1. You can’t access the back of your work without removing the hoop from the mouth and then repositioning the hoop once you’re finished with the back.

2. The wing nut things are a bit hard on the hands, especially for those who have hand problems (which is often the reason people look for a stand).

3. The stand occasionally needs readjusting and tightening with normal use.

4. The head is hard to move. But on the bright side, once it’s where you want it, it’s not going anywhere.

Where to Find It

In the US, you can find this particular Nurge floor stand available on Amazon. If you visit my Amazon Recommendations page here, it’s listed under Embroidery Tools & Accessories. I’ve also listed the Nurge sit-on / table stand there. The floor stand goes in and out of availability, it seems.

I haven’t found any locally owned needlework shops that carry them in the US.

In Australia, Create in Stitch carries them, as well as other needlework shops around the country.

In the UK, this particular configuration seems to be sold or listed as a table stand. I’ve seen it in Etsy shops in the UK and sometimes it shows up on Amazon. I’ve not found it online through locally owned brick and mortar shops, but that doesn’t mean it isn’t there. Ask about or check your favorite shop!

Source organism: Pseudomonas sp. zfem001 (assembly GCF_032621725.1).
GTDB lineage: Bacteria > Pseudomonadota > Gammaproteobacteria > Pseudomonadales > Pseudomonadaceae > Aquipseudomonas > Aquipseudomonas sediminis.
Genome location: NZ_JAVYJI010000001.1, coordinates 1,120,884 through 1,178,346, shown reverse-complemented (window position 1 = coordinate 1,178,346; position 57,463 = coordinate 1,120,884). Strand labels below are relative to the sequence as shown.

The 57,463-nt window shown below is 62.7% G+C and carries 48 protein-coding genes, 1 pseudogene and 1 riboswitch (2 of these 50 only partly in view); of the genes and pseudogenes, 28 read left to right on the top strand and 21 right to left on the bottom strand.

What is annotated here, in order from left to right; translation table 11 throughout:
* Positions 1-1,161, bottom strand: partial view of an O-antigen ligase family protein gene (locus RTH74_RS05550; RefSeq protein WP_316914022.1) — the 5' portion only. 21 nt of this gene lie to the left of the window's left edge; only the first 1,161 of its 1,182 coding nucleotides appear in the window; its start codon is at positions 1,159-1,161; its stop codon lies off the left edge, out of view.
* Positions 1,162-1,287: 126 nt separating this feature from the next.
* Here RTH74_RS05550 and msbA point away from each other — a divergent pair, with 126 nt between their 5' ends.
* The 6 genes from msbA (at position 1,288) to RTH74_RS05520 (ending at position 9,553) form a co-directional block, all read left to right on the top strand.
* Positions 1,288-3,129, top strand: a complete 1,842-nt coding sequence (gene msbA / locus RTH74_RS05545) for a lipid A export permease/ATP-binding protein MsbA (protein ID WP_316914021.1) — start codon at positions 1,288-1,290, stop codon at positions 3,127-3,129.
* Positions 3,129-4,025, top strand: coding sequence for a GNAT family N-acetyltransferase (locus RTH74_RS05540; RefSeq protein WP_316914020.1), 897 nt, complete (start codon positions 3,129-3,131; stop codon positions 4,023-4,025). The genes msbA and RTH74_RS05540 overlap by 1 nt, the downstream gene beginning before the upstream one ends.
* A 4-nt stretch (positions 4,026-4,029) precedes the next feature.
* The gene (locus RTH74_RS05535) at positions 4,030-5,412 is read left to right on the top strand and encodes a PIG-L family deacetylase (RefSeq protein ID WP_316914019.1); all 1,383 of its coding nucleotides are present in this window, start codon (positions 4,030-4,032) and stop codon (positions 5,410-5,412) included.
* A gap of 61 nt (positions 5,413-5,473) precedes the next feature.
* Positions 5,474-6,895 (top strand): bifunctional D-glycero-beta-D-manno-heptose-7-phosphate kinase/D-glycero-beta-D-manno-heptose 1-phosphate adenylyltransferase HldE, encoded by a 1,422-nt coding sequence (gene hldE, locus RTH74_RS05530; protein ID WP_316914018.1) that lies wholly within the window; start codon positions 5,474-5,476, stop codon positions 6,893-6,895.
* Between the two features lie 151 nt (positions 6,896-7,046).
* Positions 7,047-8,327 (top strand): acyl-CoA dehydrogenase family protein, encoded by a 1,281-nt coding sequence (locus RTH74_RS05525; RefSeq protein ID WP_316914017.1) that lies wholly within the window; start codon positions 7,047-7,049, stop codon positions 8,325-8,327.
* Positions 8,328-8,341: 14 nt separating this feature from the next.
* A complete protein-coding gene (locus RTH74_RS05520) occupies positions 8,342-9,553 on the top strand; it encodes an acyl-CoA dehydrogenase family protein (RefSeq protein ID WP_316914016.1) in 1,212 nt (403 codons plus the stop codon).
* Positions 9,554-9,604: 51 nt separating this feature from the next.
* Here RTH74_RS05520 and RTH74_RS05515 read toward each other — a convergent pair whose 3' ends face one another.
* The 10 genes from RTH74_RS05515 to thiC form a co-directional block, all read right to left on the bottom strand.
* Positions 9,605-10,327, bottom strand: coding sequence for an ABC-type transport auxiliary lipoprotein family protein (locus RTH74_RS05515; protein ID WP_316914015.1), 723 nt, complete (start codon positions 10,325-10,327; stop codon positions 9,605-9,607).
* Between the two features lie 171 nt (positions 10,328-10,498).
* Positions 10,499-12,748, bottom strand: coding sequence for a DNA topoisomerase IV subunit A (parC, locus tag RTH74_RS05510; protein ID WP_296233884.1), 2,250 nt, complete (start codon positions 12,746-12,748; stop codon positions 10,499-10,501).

This article contains an affiliate link to my Amazon Recommendations Page, which means that purchases made through that page result in a small commission for Needle ‘n Thread with no extra expense to you.


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(48) Comments

  1. Good Morning Mary,
    Your reviews are always so informative and helpful. I wonder if you know of a stand that is good at holding a q-snap frame. I have a K’s creation stand. I can’t seem to get it tight enough to hold the frame steady. Any suggestions?
    Thank you,

  2. Mary that is an informative article. I’m wondering – could you attach a strip of sponge foam to help with the gap?- say, with Velcro maybe?

  3. Hi Mary,
    I don’t think you are supposed to place the hoop into the head like it’s shown in your review. As seen in some official product photos, the screw is 90° more toward the stitcher if I’m not mistaken. That way the gap you noticed shouldn’t appear. Have you tried that? Anyways… Every stitcher can place the hoop however he/she likes. I just don’t think it’s meant/built to work that way. 😉

  4. Hi Mary, would this stand work with a smallish (about 10 inches square) frame? It looks like it might. My stand has broken and I’m attempting to work with a cobbled together system of broken bits, so a reasonably cheap replacement that I could get delivered through Amazon would be great.